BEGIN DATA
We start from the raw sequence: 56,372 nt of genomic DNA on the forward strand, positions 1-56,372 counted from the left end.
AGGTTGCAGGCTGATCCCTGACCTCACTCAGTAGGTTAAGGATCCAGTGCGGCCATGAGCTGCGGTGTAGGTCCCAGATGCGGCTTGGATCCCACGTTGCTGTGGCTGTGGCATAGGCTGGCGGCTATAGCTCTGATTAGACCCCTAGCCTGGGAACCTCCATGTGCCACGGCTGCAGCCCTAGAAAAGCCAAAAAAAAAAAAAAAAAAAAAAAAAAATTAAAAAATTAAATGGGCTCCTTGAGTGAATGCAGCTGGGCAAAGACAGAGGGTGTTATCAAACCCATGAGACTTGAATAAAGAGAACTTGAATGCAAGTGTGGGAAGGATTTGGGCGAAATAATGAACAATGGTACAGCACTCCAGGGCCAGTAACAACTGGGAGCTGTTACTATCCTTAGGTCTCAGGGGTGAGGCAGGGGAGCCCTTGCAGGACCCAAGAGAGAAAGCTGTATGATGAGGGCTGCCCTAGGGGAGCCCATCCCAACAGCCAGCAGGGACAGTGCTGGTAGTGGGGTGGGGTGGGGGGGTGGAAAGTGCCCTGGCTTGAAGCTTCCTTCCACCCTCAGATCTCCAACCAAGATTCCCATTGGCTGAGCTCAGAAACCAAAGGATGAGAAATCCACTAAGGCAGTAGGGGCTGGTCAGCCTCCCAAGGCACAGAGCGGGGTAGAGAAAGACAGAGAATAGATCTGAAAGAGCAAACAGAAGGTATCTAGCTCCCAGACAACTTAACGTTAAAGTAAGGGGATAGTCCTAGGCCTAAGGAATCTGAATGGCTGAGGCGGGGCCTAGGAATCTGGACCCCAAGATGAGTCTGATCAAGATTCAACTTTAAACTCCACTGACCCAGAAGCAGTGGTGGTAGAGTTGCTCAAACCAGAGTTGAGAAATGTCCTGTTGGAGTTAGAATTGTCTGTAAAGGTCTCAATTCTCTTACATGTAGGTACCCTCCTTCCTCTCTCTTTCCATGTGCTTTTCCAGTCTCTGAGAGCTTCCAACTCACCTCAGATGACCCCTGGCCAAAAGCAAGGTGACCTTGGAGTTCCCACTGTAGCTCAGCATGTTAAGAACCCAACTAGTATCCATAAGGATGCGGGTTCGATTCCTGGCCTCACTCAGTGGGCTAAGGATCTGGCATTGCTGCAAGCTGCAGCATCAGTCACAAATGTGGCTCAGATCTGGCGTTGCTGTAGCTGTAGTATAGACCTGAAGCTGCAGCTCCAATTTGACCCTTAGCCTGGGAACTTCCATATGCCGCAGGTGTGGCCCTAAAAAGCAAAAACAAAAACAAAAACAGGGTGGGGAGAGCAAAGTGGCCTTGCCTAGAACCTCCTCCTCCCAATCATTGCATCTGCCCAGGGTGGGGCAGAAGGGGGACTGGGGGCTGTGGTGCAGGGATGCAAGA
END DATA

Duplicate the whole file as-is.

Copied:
We start from the raw sequence: 56,372 nt of genomic DNA on the forward strand, positions 1-56,372 counted from the left end.
AGGTTGCAGGCTGATCCCTGACCTCACTCAGTAGGTTAAGGATCCAGTGCGGCCATGAGCTGCGGTGTAGGTCCCAGATGCGGCTTGGATCCCACGTTGCTGTGGCTGTGGCATAGGCTGGCGGCTATAGCTCTGATTAGACCCCTAGCCTGGGAACCTCCATGTGCCACGGCTGCAGCCCTAGAAAAGCCAAAAAAAAAAAAAAAAAAAAAAAAAAATTAAAAAATTAAATGGGCTCCTTGAGTGAATGCAGCTGGGCAAAGACAGAGGGTGTTATCAAACCCATGAGACTTGAATAAAGAGAACTTGAATGCAAGTGTGGGAAGGATTTGGGCGAAATAATGAACAATGGTACAGCACTCCAGGGCCAGTAACAACTGGGAGCTGTTACTATCCTTAGGTCTCAGGGGTGAGGCAGGGGAGCCCTTGCAGGACCCAAGAGAGAAAGCTGTATGATGAGGGCTGCCCTAGGGGAGCCCATCCCAACAGCCAGCAGGGACAGTGCTGGTAGTGGGGTGGGGTGGGGGGGTGGAAAGTGCCCTGGCTTGAAGCTTCCTTCCACCCTCAGATCTCCAACCAAGATTCCCATTGGCTGAGCTCAGAAACCAAAGGATGAGAAATCCACTAAGGCAGTAGGGGCTGGTCAGCCTCCCAAGGCACAGAGCGGGGTAGAGAAAGACAGAGAATAGATCTGAAAGAGCAAACAGAAGGTATCTAGCTCCCAGACAACTTAACGTTAAAGTAAGGGGATAGTCCTAGGCCTAAGGAATCTGAATGGCTGAGGCGGGGCCTAGGAATCTGGACCCCAAGATGAGTCTGATCAAGATTCAACTTTAAACTCCACTGACCCAGAAGCAGTGGTGGTAGAGTTGCTCAAACCAGAGTTGAGAAATGTCCTGTTGGAGTTAGAATTGTCTGTAAAGGTCTCAATTCTCTTACATGTAGGTACCCTCCTTCCTCTCTCTTTCCATGTGCTTTTCCAGTCTCTGAGAGCTTCCAACTCACCTCAGATGACCCCTGGCCAAAAGCAAGGTGACCTTGGAGTTCCCACTGTAGCTCAGCATGTTAAGAACCCAACTAGTATCCATAAGGATGCGGGTTCGATTCCTGGCCTCACTCAGTGGGCTAAGGATCTGGCATTGCTGCAAGCTGCAGCATCAGTCACAAATGTGGCTCAGATCTGGCGTTGCTGTAGCTGTAGTATAGACCTGAAGCTGCAGCTCCAATTTGACCCTTAGCCTGGGAACTTCCATATGCCGCAGGTGTGGCCCTAAAAAGCAAAAACAAAAACAAAAACAGGGTGGGGAGAGCAAAGTGGCCTTGCCTAGAACCTCCTCCTCCCAATCATTGCATCTGCCCAGGGTGGGGCAGAAGGGGGACTGGGGGCTGTGGTGCAGGGATGCAAGA